The main upside risk to the forecast continues to come from the exchange rate, which, despite the recent relative stability, remains vulnerable to global rebalancing. The expected normalization of monetary policy in advanced economies is unlikely to be linear or smooth, and the timing and pace is uncertain.  

The rand is also vulnerable to domestic idiosyncratic factors, including protracted work stoppages, electricity supply constraints, and the slow adjustment of the current account deficit. Pass-through from the exchange rate to prices has been relatively muted to date but there is some evidence that it is accelerating. However, the forecast already incorporates a higher pass-through than has been experienced up to now. 

At the same time, the domestic economic outlook remains fragile, with the risks assessed to be on the downside. Demand pressures remain benign as consumption expenditure continues to slow amid weakening credit extension to households and high levels of household indebtedness. The upward trend in the core inflation forecast is assessed to reflect exchange rate pressures rather than underlying demand pressures.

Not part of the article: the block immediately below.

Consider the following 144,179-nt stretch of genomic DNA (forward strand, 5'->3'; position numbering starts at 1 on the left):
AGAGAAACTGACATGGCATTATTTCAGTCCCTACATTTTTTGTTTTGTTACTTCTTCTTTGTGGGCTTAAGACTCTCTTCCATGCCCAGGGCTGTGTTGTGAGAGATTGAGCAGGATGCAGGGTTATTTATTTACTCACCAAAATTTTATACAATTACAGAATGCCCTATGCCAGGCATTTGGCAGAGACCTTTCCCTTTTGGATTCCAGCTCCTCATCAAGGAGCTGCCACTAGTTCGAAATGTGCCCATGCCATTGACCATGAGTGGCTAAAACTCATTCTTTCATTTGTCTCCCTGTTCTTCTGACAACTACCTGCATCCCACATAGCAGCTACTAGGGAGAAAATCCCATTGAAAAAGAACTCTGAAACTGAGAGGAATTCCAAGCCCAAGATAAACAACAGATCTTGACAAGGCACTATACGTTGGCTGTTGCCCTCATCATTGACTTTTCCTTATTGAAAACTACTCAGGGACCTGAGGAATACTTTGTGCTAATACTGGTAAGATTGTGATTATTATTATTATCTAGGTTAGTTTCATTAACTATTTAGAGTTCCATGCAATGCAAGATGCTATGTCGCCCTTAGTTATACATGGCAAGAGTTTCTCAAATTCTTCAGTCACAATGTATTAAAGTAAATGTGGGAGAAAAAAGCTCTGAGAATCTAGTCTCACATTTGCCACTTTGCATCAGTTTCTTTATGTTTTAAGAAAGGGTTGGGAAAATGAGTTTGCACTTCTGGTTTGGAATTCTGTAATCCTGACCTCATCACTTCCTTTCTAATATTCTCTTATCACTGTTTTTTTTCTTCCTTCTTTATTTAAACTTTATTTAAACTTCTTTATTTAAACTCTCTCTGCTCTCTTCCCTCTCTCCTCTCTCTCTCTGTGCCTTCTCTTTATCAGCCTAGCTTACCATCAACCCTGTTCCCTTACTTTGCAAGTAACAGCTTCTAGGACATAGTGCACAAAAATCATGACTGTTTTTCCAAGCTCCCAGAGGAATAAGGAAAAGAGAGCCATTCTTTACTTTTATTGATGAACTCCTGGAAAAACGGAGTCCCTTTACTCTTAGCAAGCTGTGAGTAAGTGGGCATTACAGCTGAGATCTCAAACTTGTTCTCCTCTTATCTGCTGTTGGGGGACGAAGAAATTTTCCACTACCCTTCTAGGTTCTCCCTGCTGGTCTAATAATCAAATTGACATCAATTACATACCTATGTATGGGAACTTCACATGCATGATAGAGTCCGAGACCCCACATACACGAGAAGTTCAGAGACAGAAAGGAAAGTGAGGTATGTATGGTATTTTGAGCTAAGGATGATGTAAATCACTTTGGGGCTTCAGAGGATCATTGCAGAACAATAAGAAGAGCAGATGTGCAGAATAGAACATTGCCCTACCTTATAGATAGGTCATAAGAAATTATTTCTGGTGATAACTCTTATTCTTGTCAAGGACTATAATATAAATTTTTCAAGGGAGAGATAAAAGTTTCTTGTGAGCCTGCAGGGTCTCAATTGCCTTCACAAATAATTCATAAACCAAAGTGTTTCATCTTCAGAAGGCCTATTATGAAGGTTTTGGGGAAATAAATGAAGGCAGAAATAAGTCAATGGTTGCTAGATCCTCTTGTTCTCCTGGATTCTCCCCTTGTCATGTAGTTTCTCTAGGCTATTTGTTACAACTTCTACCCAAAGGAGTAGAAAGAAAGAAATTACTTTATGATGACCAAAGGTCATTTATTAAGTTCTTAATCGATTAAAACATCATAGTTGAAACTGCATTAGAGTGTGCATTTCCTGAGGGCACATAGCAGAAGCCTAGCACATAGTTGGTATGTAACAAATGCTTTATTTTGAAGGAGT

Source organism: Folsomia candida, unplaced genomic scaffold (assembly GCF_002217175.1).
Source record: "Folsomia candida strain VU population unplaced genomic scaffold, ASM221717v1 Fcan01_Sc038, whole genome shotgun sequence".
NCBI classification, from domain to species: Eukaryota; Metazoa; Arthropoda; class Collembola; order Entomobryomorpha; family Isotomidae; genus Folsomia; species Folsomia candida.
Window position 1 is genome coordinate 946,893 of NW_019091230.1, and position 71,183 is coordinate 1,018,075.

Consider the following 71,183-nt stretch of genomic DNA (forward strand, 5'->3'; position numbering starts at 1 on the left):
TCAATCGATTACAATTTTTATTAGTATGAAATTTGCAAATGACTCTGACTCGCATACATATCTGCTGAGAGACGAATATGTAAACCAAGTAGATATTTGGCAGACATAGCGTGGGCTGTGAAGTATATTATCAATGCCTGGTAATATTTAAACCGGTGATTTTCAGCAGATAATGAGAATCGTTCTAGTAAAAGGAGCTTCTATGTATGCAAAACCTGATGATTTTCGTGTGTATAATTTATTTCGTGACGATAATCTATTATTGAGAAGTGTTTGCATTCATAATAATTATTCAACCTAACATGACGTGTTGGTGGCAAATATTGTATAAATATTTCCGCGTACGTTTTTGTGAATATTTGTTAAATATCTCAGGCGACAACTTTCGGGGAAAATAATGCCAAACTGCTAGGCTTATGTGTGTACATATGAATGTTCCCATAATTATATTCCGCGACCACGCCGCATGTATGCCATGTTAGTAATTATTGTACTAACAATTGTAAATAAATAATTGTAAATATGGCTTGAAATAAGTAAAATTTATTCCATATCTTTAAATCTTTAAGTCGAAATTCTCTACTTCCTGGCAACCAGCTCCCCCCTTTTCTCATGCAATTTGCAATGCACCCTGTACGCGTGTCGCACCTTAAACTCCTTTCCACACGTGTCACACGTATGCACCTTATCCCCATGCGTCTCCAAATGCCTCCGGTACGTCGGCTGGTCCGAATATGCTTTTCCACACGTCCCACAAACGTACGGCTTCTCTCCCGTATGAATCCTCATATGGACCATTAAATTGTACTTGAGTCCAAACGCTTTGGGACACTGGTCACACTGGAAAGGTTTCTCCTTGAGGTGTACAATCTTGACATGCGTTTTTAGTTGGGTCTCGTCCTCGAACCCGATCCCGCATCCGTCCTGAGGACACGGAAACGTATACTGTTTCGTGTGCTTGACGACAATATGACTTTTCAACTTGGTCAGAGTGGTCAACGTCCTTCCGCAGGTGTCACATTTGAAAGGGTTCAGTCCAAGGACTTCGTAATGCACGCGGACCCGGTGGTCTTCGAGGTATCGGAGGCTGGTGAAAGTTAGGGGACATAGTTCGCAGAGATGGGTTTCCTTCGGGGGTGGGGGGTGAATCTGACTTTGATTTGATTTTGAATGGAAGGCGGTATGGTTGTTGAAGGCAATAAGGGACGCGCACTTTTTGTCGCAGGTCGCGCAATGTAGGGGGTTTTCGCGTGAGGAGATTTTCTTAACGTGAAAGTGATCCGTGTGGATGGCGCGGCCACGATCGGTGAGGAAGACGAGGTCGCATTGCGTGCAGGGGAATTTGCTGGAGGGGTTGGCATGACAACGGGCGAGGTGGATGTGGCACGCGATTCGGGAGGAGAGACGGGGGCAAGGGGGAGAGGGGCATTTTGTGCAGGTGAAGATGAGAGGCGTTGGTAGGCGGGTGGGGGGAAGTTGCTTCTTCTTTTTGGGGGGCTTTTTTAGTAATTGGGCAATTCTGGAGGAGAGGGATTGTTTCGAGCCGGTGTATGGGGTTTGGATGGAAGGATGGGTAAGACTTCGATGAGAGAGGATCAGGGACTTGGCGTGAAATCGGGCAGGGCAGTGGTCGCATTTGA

Given the lags with which monetary policy operates, the MPC will continue to focus on the medium term inflation trajectory. The committee is aware that too slow a pace of tightening could undermine inflation expectations and may require more aggressive tightening in the future. Consistent with our mandate, a fine balance is required to ensure that inflation is contained while minimizing the cost to output. 

The real policy rate is currently below what can be considered normal in the long run and is likely to increase over the medium term. The pace of tightening will depend on a number of factors including projected inflation, inflation expectations, the state of the economy and global developments.